My last sentence was that perhaps the best perspective to engage is to see that La Violette’s treatment by the patent office as well as the LENR crowd’s treatment on FR threads has been a manifestation of scientism (or anti-scientism, if you prefer).
Okay, then, here’s the amended post.
To be candid, I think his claim of religiosity for belief in cold fusion is thoroughly bogus. Im surprised the EEOC accepted the claim. But I do see scientism as a valid religion, and perhaps some of the invective on LENR threads has been along the lines of religiosity.
My aim is to utilize this great bag of tools that youve developed, yet again, to reduce the invective on some threads Ive been involved in.
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Will all the various scientific theories be given a sectarian designation, and the proponents’ religion assigned accordingly?
If that’s important to you, then you can do it, until FR automates the process.
I'm still thinking about the bizarre EEOC decision to accept LENR as a belief. And I'm not inclined to agree with them because accepting a single theory as a belief would open the door to "evolution" or "relativity" or "thermodynamics" and so as beliefs.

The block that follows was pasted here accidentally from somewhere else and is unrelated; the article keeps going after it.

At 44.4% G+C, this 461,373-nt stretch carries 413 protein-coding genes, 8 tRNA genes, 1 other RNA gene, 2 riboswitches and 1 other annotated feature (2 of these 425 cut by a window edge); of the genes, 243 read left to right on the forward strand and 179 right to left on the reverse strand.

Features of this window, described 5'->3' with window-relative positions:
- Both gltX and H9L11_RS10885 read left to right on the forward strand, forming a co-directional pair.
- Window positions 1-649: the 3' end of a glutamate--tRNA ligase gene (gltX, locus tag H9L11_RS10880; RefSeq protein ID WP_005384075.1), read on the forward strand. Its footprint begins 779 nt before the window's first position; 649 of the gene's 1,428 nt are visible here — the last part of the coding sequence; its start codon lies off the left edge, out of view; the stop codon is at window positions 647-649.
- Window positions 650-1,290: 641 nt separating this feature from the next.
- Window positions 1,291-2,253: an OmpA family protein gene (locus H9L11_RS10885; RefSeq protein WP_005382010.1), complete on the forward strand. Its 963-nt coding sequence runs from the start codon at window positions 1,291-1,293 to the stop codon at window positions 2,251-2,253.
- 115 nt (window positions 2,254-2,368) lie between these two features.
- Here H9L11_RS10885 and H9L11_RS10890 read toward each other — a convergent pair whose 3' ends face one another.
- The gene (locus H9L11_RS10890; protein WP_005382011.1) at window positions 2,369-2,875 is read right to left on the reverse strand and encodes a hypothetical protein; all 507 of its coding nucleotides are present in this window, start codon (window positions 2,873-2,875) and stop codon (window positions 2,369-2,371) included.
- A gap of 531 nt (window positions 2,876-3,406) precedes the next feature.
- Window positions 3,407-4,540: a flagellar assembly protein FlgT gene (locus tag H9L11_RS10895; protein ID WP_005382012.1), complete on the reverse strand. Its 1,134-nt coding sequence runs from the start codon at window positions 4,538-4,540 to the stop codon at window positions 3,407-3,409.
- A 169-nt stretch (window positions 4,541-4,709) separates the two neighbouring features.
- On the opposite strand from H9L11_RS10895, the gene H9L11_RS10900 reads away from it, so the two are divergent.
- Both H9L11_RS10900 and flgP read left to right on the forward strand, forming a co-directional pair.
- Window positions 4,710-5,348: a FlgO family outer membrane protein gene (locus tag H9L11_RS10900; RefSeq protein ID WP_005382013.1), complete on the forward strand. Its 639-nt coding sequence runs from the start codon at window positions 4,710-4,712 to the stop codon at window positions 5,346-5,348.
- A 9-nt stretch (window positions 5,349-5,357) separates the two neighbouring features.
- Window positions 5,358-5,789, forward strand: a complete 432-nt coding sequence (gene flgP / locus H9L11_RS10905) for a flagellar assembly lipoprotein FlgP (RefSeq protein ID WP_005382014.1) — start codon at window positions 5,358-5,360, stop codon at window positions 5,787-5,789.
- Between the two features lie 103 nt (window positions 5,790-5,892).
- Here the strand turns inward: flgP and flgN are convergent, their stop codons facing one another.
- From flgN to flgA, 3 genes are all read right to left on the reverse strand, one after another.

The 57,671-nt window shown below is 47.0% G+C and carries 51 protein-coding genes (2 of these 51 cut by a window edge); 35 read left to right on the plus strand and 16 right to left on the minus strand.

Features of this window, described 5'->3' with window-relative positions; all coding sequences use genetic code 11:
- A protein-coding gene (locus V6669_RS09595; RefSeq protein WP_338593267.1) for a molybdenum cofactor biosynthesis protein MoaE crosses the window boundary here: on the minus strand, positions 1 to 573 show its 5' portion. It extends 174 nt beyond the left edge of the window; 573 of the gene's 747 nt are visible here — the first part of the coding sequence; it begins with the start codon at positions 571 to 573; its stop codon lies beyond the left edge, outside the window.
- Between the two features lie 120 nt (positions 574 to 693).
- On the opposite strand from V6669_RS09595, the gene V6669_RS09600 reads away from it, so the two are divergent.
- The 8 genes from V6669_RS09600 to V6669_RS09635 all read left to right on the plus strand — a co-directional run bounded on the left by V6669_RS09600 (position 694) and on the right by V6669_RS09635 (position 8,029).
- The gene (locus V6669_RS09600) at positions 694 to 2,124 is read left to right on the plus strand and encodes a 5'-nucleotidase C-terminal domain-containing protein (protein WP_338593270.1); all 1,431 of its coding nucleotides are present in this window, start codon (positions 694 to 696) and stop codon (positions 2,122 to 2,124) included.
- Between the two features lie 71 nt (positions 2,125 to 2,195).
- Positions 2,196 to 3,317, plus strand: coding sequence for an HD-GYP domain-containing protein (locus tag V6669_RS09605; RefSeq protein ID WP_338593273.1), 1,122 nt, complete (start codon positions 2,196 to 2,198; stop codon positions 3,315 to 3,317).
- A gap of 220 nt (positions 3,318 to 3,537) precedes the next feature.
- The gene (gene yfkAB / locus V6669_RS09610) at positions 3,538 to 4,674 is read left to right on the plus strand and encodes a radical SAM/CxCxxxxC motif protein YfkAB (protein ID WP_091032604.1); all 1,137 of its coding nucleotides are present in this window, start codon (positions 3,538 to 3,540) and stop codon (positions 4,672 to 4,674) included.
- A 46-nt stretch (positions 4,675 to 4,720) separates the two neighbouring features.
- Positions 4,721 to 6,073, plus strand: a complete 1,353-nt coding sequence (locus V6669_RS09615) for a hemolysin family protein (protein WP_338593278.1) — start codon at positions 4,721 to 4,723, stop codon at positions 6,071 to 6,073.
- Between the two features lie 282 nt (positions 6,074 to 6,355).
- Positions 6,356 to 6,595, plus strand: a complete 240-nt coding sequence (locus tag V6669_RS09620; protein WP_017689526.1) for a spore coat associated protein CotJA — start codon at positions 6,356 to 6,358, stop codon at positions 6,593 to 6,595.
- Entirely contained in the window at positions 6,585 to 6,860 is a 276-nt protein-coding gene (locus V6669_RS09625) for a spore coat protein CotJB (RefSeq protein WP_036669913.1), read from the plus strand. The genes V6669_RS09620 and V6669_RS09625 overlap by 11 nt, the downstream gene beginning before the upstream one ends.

I've always believed a person should profess their own religious beliefs, and find the idea of doing it for them abhorrent.
I think we covered that 4 years ago on this thread. Best wishes in your endeavors.
I can understand being opposed to frivolous claims of religiousity, but I'd think it would be based on something more substantial than inconvenient taxonomy.
We did. That’s why I was surprised that you would suggest that I would want to do it.
A belief that rain is wet would not qualify as a religion. Neither should a scientific theory, equation, etc.
Historically, currently accepted scientific theory on any given subject has always been in flux. There is no equivalent to the defined set of beliefs exhibited by those religions.